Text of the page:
Update: 10-11-2009 experiment with a end fed wire for 40m (7 MHz).

I had not been active on HF for a while and wanted to make some contacts on the 40 m / 7 MHz band. I don't have room for a half wave 2x 20m dipole so I thought about how mobile antenna's work. These mobile versions are mostly 1/4 wave length ... and vertical.
So I made a coil 19 turns of thick copper wire, or in my case a piece of semi-rigid coax with diameter of 50mm. Parallel I put a 100pF high voltage capacitor.
The capacitor was put inside the coil, as is done when using traps for wire antenna's. I put out a lenghth of thin copper wire about 15m long from the shack to the end of the garden.
As you can see on the photo I use a crocodile clamp to be able to attach the wire on different places on the coil. This is usefull to be able to adjust for minimal SWR. In my case the tap was best at 18 turns.
The coil of course has to hang free in the air, but for the photo I put it on the table.


The diagram is as follows and quite easy;



On 16-11-2009 I wanted to try some tests on 3.7 MHz / 80m band. Therefore I used a coil of 10 turns with the same diameter of 50mm.
Instead of a fixed capacitor I used a tunable version and could get a SWR of 1:1 on 80m and also on 10 MHz / 30m band. Al with a single 15m thin copper wire from the shack to the end of the garden.

With some qso's made to OZ, SP, YU and SM all went rather easy with good reports even without conditions. The coil I used for 40m was also used again for qso's and I worked EA8 twice.



The setup of a coil and a capacitor like I used is called "base loading". For better performance you can use a coil half way an vertical antenna or wire, this is "center loaded". For the best result you can put a coil at the end of the wire or in the top of a vertical antenna, which is called "top loading".
The coils are needed to compensate the wire length if it is too short for the band you want to use it on.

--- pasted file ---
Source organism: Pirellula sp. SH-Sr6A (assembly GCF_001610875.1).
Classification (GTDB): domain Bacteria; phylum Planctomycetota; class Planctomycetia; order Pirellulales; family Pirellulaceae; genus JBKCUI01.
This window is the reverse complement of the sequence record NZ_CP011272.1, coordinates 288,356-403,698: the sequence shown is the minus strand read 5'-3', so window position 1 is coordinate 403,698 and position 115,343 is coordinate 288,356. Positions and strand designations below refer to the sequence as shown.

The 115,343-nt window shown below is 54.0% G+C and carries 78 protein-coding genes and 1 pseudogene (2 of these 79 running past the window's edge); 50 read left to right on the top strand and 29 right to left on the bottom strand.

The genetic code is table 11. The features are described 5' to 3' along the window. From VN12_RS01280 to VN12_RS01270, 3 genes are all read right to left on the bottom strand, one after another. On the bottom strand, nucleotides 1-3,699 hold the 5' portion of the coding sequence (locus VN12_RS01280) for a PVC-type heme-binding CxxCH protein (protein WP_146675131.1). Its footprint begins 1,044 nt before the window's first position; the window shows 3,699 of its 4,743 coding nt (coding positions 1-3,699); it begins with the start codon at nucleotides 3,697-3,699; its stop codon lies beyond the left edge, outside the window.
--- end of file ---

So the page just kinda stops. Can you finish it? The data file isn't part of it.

The best results are made with half wave sized antenna's ... for 40m you would need about 20m of wire or a 20m long vertical. On 80m this is twice the length.
In my case 15m wire is too short, so I needed an LC combination to match the antenna impedance to my transceivers 50 Ohms. I am planning to rebuild a 27MHz GPA to a HF multiband version. Here I will place a base load LC combination to tune it from 80m to 10m.
With vertical antenna's you need good grounding. A earth copper pipe into the ground is good for lightning strikes but has not much impact on HF grounding. Therefore I am planning to put 4 radials in the ground. Two times 20m wire and 2x 10m wire.

A photo of the grounding radials made of 1mm2 installation wire which is normally used for 220V systems.



COAX FED DIPOLES:

How to create a simple but effective half wave dipole:

On the bands from 0 - 30 MHz its easy to start with a half wave open dipole. An antenna in resonance can be a whole wave length, half or quarter wave length. There are also other possibilities like 5/8 wave, but are used for vertical antennaīs and mainly for mobile use.
Tip:
if you make a half wave dipole, you normaly spread each side length out horizontaly (180°). If you make an angle upto 90° you create an inverted V. The performance for DX is then better and you also adjust the feedingpoint impedance.